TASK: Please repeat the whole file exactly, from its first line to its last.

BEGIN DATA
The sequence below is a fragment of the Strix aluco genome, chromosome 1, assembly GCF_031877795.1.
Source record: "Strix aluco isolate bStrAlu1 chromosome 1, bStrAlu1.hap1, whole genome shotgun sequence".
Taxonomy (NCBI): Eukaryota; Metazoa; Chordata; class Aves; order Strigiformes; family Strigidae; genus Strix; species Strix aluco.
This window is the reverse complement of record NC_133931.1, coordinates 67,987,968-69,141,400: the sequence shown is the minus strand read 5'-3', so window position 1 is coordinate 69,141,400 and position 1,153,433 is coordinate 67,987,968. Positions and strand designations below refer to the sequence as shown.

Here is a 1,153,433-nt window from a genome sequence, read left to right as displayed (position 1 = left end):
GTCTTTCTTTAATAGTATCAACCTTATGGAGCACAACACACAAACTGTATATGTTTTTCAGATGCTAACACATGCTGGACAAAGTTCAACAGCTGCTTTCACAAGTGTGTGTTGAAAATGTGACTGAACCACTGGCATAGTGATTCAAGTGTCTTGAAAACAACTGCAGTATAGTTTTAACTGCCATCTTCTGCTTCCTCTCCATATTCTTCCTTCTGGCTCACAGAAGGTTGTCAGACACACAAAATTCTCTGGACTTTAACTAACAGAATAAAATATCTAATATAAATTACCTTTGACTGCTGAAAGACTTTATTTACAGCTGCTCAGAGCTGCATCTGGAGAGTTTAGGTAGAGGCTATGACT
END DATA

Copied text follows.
The sequence below is a fragment of the Strix aluco genome, chromosome 1, assembly GCF_031877795.1.
Source record: "Strix aluco isolate bStrAlu1 chromosome 1, bStrAlu1.hap1, whole genome shotgun sequence".
Taxonomy (NCBI): Eukaryota; Metazoa; Chordata; class Aves; order Strigiformes; family Strigidae; genus Strix; species Strix aluco.
This window is the reverse complement of record NC_133931.1, coordinates 67,987,968-69,141,400: the sequence shown is the minus strand read 5'-3', so window position 1 is coordinate 69,141,400 and position 1,153,433 is coordinate 67,987,968. Positions and strand designations below refer to the sequence as shown.

Here is a 1,153,433-nt window from a genome sequence, read left to right as displayed (position 1 = left end):
GTCTTTCTTTAATAGTATCAACCTTATGGAGCACAACACACAAACTGTATATGTTTTTCAGATGCTAACACATGCTGGACAAAGTTCAACAGCTGCTTTCACAAGTGTGTGTTGAAAATGTGACTGAACCACTGGCATAGTGATTCAAGTGTCTTGAAAACAACTGCAGTATAGTTTTAACTGCCATCTTCTGCTTCCTCTCCATATTCTTCCTTCTGGCTCACAGAAGGTTGTCAGACACACAAAATTCTCTGGACTTTAACTAACAGAATAAAATATCTAATATAAATTACCTTTGACTGCTGAAAGACTTTATTTACAGCTGCTCAGAGCTGCATCTGGAGAGTTTAGGTAGAGGCTATGACT